Year of the Gatefold

Ah, the live album. The gatefold sleeve, plastered with tons of live pics of your favorite band, holding four sides of music recorded live on stage, where it really mattered, performing before an audience of worshiping fans. The best live records drop you in the front row, where the thick, humid air smells like a mixture of weed, puke, and sweat; where your ears take a pounding from a PA system bigger than your house as the crackle and pop of firecrackers echoes through the arena. Some say that the 1970s was the Decade of the Live Album, and if any single year should hold that same distinction, it’s got to be 1978, when an unprecedented number of live sets arrived in record stores (remember them?) to add color to the soundtrack of our youth.
Call it The Frampton Effect. ‘Frampton Comes Alive!’, Peter Frampton’s 1976 double-live release, spawned 2 hit singles and topped the Billboard charts for a whopping 10 weeks, and went on to become the best-selling album of that year. The record remained in the Top 100 for 97 weeks, well into 1977. Live albums by Bob Seger, The J. Geils Band, Joe Walsh, and Rush also reached deep into the Top 40 in 1976. The success of these records had a significant impact on the industry. And in the world of pure Hard Rock, the Top Ten success of Kiss and their ‘Alive!’ and ‘Kiss Alive II’ albums was also hard to ignore.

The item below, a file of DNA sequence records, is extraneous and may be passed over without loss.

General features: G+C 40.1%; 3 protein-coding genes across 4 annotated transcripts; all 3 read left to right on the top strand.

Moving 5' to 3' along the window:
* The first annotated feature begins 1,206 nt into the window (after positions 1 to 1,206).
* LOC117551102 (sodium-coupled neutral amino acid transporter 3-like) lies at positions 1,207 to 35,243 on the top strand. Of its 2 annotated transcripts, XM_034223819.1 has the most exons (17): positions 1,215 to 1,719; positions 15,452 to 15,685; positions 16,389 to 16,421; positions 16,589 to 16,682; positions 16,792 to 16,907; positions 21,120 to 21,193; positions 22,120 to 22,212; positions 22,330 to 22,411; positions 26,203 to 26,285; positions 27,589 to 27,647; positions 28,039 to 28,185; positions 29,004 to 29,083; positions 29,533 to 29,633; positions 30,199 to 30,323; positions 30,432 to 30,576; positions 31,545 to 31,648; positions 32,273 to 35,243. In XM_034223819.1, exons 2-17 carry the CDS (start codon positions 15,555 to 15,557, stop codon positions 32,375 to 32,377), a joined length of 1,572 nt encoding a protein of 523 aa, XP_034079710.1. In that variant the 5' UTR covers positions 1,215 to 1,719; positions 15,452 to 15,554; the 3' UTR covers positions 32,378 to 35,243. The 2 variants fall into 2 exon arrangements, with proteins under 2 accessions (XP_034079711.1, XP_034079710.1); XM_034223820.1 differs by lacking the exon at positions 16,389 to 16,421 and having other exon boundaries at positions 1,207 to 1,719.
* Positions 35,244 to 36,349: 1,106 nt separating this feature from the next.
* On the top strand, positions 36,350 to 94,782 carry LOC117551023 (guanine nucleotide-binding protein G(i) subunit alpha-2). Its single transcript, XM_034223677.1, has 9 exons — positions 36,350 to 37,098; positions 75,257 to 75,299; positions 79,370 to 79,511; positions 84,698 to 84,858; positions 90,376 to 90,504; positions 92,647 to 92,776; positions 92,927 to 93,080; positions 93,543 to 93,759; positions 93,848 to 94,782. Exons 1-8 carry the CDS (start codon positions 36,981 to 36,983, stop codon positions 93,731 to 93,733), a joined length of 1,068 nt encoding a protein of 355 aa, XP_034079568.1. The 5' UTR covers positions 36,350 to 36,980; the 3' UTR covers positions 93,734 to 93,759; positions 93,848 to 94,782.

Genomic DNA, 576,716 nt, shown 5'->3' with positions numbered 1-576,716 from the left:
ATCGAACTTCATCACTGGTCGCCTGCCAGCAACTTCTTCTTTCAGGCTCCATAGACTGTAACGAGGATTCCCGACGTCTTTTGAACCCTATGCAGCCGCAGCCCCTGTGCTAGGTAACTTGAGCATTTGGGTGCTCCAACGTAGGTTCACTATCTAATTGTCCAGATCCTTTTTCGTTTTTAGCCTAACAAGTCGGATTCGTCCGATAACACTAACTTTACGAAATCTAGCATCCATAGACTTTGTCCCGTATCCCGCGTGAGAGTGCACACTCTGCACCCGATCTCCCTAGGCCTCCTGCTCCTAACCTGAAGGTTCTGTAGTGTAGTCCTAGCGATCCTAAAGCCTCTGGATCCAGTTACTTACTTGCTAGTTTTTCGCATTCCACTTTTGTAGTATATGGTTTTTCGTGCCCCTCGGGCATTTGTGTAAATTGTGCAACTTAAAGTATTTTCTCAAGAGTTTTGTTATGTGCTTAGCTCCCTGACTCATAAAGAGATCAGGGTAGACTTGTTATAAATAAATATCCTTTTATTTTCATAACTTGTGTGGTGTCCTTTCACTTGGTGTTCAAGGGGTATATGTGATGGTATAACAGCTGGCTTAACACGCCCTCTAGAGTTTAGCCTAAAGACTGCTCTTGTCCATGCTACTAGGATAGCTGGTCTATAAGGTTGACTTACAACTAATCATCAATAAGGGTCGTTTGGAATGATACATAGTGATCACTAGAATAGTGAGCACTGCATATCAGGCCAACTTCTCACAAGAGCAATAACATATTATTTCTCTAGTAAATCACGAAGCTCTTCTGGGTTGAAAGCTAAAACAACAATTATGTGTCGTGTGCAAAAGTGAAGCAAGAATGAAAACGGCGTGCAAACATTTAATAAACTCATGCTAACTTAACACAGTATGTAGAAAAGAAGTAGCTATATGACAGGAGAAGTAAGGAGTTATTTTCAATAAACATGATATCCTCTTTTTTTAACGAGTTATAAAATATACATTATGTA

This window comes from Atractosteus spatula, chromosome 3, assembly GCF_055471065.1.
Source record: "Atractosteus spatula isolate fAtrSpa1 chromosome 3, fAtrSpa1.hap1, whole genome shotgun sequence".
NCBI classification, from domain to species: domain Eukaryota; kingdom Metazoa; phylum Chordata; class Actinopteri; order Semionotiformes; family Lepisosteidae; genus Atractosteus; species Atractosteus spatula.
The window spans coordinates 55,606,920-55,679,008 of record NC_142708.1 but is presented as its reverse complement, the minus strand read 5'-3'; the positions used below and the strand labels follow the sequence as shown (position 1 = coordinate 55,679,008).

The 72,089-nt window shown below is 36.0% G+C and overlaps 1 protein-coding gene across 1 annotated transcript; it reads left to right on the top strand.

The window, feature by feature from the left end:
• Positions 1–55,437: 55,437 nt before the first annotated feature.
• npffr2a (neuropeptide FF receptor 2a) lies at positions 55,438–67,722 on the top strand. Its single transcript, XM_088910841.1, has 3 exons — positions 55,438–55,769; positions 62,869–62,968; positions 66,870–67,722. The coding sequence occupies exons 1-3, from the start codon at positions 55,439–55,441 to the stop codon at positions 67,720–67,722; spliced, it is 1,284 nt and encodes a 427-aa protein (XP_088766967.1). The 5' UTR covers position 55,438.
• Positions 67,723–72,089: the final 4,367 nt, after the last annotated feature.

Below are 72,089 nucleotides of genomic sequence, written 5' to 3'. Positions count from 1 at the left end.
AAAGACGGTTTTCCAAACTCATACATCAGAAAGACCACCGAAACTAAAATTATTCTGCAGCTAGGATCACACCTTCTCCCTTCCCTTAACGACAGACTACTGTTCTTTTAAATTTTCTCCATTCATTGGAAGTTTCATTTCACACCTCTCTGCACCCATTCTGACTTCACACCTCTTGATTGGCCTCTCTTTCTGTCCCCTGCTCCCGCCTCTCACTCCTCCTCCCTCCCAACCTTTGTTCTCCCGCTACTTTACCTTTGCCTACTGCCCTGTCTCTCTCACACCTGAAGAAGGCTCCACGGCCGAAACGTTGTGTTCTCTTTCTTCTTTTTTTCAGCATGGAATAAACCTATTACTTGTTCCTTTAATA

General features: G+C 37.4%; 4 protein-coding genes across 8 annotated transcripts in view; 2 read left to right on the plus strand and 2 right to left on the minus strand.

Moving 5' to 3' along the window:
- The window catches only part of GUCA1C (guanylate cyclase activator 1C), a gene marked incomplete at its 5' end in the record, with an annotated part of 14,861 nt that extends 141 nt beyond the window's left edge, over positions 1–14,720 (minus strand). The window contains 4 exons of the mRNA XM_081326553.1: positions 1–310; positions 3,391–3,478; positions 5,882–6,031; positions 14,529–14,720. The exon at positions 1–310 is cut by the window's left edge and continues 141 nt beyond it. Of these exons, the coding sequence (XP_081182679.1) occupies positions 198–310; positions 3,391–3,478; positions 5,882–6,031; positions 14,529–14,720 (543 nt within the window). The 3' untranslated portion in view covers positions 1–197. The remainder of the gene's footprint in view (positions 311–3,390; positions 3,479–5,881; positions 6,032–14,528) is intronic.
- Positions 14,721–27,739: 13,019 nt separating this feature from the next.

At a time when the rockers of the era were struggling mightily to get on the radio, the monster success of Frampton’s live album suggested there might be another way to break through. The Record companies saw the gazillions being made from records that cost relatively little to record. And so mobile recording units rolled out for virtually every tour that hit the road in 1977; those recordings would bear fruit the following year. Notable live records from Alice Cooper, Rainbow and Foghat appeared in ’77, but the sheer number of HR/HM live albums released in 1978 is stunning… I count no less than TEN significant live records hitting the market between January ’78 and January ’79.
1978 kicked off with an expanded field recording of Ted Nugent captured in the wilds of America in ’76 and ’77. Unleashed in January, ‘Double Live Gonzo!’ showcases The Nuge’s big guitars and even bigger mouth. His guitar prowess already firmly established, Terrible Ted’s live album is peppered with politically incorrect between-song raps that have become the stuff of legend (just ask Atlanta band Nashville Pussy). But the real value in ‘Gonzo’ lies in it’s capture of Nugent’s classic-era band in a live setting, and how it provides Nugent-the-guitarist the opportunity to put up or shut up… And as we know, Ted never shuts up. I remember walking around with friends, blasting this out of a portable 8-track player, feeling all badass as Nugent’s raunchy raps echoed off my neighbors’ houses.
After the Nugent extravagonzo, there came an almost 5-month lull, the calm before the storm of live releases that would hit in the second half of the year. Thin Lizzy opened the floodgates in June with ‘Live and Dangerous‘, a 2-record set that reached the #2 spot in the UK. While it’s safe to say that Nugent’s ‘Gonzo’ is 100% pure NUGE, Thin Lizzy’s ‘L&D’ is another story. Debate endures regarding just how much of this album is ‘live’… but, seriously, who cares? What matters is the end result, and ‘Dangerous’ is a worthy celebration of the Lizzy experience. Shamefully short at just 50 minutes, it’s overflowing with fantastic songs played with charisma, passion, and flair. Suspend your disbelief and enjoy the show.